A new review titled “Myeloid-derived suppressor cells: Cancer, autoimmune diseases, and more” has been published in Oncotarget.
Although cancer immunotherapy using immune checkpoint inhibitors (ICIs) has been recognized as one of the major treatment modalities for malignant diseases, the clinical outcome is not uniform in all cancer patients. Myeloid-derived suppressor cells (MDSCs) represent a heterogeneous population of immature myeloid cells that possess various strong immunosuppressive activities involving multiple immunocompetent cells that are significantly accumulated in patients who did not respond well to cancer immunotherapies.
In this new review paper, researchers from Fukushima Medical University, Aizu Chuo Hospital, Aizu Oncology Consortium, Nippon Medical School, and Bange Kousei General Hospital reviewed the perspective of MDSCs with emerging evidence.
“Here, we review the following: the phenotypes and origins of MDSCs; the mechanisms of immunosuppression by MDSCs; MDSC functions in the TME; MDSCs in benign disorders and physiology; and consideration of MDSC manipulation in cancer treatment,” the researchers state.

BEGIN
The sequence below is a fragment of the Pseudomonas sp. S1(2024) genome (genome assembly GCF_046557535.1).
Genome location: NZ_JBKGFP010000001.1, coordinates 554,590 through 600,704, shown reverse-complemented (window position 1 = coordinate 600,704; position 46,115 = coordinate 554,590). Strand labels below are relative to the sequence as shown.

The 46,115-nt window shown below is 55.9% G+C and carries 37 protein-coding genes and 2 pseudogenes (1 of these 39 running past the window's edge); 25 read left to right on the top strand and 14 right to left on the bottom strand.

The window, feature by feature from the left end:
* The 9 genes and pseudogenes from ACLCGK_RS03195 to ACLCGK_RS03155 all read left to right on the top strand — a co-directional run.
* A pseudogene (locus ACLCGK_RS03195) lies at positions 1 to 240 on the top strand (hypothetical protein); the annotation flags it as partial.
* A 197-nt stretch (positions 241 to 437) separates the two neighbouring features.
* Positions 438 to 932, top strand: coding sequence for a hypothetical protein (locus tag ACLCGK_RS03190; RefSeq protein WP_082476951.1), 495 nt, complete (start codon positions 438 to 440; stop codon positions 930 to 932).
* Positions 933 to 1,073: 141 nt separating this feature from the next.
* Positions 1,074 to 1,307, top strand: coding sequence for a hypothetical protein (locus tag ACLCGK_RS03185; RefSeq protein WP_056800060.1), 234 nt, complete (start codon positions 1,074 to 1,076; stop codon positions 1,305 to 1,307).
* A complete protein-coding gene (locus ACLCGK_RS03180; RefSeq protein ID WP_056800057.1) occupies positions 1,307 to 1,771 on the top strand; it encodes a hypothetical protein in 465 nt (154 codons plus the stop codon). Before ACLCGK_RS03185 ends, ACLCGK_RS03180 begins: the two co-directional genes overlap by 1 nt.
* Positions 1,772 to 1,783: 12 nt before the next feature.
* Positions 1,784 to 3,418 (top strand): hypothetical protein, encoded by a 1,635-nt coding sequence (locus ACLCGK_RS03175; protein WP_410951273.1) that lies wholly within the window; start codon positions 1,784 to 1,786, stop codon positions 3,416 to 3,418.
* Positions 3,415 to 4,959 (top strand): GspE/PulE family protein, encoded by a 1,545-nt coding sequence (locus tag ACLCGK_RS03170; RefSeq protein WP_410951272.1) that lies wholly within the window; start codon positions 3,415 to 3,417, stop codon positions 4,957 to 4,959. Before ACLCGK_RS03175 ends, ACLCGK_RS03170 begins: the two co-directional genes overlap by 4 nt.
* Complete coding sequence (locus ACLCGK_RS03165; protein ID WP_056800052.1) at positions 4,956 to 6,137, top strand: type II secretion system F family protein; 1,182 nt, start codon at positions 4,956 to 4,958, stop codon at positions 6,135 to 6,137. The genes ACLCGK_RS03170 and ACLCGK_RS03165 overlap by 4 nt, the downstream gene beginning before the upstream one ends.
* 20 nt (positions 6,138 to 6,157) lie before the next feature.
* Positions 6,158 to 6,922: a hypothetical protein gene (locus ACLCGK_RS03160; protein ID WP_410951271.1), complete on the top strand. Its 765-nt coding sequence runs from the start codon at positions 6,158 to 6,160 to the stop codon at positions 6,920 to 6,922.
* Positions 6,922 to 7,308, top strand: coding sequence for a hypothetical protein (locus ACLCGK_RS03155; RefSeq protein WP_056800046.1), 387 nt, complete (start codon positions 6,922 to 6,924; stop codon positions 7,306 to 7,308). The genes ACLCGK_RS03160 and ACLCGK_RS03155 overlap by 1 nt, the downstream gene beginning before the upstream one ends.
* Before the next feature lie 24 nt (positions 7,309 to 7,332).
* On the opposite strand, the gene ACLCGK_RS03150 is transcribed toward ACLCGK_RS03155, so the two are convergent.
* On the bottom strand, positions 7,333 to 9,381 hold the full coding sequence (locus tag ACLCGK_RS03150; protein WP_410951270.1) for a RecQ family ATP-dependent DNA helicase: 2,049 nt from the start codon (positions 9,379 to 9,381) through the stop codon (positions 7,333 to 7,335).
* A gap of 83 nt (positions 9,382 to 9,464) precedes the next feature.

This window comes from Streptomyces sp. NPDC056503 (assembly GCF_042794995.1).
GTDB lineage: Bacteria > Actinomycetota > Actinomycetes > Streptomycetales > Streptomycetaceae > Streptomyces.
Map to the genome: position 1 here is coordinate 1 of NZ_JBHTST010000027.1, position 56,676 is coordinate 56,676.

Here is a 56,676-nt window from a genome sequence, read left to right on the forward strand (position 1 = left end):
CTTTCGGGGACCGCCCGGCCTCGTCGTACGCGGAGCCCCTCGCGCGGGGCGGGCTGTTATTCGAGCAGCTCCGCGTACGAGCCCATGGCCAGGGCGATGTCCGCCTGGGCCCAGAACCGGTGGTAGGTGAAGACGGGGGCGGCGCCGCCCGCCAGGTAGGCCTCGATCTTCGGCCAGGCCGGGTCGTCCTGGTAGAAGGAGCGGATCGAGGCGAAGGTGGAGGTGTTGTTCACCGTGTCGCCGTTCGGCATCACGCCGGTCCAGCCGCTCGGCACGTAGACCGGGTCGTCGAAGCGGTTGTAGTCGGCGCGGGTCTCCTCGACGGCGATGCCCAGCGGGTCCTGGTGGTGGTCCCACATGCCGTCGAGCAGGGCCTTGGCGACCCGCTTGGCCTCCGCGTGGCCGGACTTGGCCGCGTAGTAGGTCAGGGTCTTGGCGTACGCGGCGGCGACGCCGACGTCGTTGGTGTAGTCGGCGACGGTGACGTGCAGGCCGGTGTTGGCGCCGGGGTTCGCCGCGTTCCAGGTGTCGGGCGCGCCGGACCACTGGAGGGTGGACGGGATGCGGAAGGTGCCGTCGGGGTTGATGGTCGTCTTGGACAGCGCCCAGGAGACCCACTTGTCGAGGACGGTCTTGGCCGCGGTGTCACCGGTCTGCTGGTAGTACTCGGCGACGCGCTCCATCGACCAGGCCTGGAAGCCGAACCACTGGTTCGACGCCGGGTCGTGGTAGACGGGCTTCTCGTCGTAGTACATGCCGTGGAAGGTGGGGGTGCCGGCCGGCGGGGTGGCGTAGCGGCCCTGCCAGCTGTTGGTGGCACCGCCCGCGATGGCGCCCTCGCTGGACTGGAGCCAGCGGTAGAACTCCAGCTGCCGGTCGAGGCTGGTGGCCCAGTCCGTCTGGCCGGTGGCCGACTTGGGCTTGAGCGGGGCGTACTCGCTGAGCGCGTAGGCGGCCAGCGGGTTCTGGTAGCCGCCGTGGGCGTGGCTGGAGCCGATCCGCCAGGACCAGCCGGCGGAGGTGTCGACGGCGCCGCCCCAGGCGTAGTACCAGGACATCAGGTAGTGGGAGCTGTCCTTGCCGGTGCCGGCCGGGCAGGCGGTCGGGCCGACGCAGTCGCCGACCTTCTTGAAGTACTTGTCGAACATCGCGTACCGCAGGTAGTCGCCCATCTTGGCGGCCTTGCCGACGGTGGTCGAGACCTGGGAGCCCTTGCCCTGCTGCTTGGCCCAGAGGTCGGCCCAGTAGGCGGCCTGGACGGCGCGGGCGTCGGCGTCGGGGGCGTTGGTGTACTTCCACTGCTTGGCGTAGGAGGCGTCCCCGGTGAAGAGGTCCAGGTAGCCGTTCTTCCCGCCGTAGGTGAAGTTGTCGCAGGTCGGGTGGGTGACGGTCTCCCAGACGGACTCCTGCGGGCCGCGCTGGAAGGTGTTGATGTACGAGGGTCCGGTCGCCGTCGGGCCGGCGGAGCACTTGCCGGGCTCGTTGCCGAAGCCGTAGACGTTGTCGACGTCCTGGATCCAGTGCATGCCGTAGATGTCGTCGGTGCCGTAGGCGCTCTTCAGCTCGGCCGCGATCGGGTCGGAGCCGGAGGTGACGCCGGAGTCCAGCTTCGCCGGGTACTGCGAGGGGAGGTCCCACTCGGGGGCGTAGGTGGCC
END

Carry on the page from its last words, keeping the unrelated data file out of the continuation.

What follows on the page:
Many studies on MDSCs were performed in malignant diseases. Substantial studies on the participation of MDSCs on non-malignant diseases such as chronic infection and autoimmune diseases, and physiological roles in obesity, aging, pregnancy and neonates have yet to be reported. With the growing understanding of the roles of MDSCs, variable therapeutic strategies and agents targeting MDSCs are being investigated, some of which have been used in clinical trials. More studies are required in order to develop more effective strategies against MDSCs.
ICI therapies have been developed and demonstrated surprising outcomes in many types of cancer. However, the effects of ICIs are not universal or uniform in all cancer patients, and emerging evidence has indicated that MDSCs are a crucial target to overcome this important issue with a growing understanding of the roles of MDSCs, variable therapeutic strategies and agents targeting MDSCs are under exploration, some of which have been used in clinical trials.
“More studies are required for the development of more effective strategies against MDSCs,” the researchers conclude.
Masahiko Shibata et al, Myeloid-derived suppressor cells: Cancer, autoimmune diseases, and more, Oncotarget (2022). DOI: 10.18632/oncotarget.28303
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